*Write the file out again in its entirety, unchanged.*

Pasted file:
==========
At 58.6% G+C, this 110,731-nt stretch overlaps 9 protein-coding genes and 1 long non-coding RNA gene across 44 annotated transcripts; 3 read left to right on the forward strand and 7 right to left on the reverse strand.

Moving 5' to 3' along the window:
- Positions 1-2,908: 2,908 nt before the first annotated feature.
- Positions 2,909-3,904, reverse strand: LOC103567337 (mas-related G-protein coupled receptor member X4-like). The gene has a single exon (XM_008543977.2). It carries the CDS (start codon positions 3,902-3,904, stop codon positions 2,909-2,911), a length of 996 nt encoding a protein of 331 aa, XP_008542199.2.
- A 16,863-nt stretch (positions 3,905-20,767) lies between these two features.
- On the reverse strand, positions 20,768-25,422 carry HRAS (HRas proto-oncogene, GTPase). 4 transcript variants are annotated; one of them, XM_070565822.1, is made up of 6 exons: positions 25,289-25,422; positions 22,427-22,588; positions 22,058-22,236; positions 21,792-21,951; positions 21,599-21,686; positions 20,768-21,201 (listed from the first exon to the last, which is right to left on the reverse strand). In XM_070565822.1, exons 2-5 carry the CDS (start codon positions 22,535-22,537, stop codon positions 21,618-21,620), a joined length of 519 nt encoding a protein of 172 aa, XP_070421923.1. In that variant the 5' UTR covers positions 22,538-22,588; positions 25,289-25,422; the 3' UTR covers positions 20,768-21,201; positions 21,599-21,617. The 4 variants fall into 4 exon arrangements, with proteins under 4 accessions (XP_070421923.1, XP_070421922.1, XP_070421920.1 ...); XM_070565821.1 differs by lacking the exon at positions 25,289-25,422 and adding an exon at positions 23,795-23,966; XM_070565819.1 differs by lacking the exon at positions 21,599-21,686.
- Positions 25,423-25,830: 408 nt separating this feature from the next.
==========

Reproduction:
At 58.6% G+C, this 110,731-nt stretch overlaps 9 protein-coding genes and 1 long non-coding RNA gene across 44 annotated transcripts; 3 read left to right on the forward strand and 7 right to left on the reverse strand.

Moving 5' to 3' along the window:
- Positions 1-2,908: 2,908 nt before the first annotated feature.
- Positions 2,909-3,904, reverse strand: LOC103567337 (mas-related G-protein coupled receptor member X4-like). The gene has a single exon (XM_008543977.2). It carries the CDS (start codon positions 3,902-3,904, stop codon positions 2,909-2,911), a length of 996 nt encoding a protein of 331 aa, XP_008542199.2.
- A 16,863-nt stretch (positions 3,905-20,767) lies between these two features.
- On the reverse strand, positions 20,768-25,422 carry HRAS (HRas proto-oncogene, GTPase). 4 transcript variants are annotated; one of them, XM_070565822.1, is made up of 6 exons: positions 25,289-25,422; positions 22,427-22,588; positions 22,058-22,236; positions 21,792-21,951; positions 21,599-21,686; positions 20,768-21,201 (listed from the first exon to the last, which is right to left on the reverse strand). In XM_070565822.1, exons 2-5 carry the CDS (start codon positions 22,535-22,537, stop codon positions 21,618-21,620), a joined length of 519 nt encoding a protein of 172 aa, XP_070421923.1. In that variant the 5' UTR covers positions 22,538-22,588; positions 25,289-25,422; the 3' UTR covers positions 20,768-21,201; positions 21,599-21,617. The 4 variants fall into 4 exon arrangements, with proteins under 4 accessions (XP_070421923.1, XP_070421922.1, XP_070421920.1 ...); XM_070565821.1 differs by lacking the exon at positions 25,289-25,422 and adding an exon at positions 23,795-23,966; XM_070565819.1 differs by lacking the exon at positions 21,599-21,686.
- Positions 25,423-25,830: 408 nt separating this feature from the next.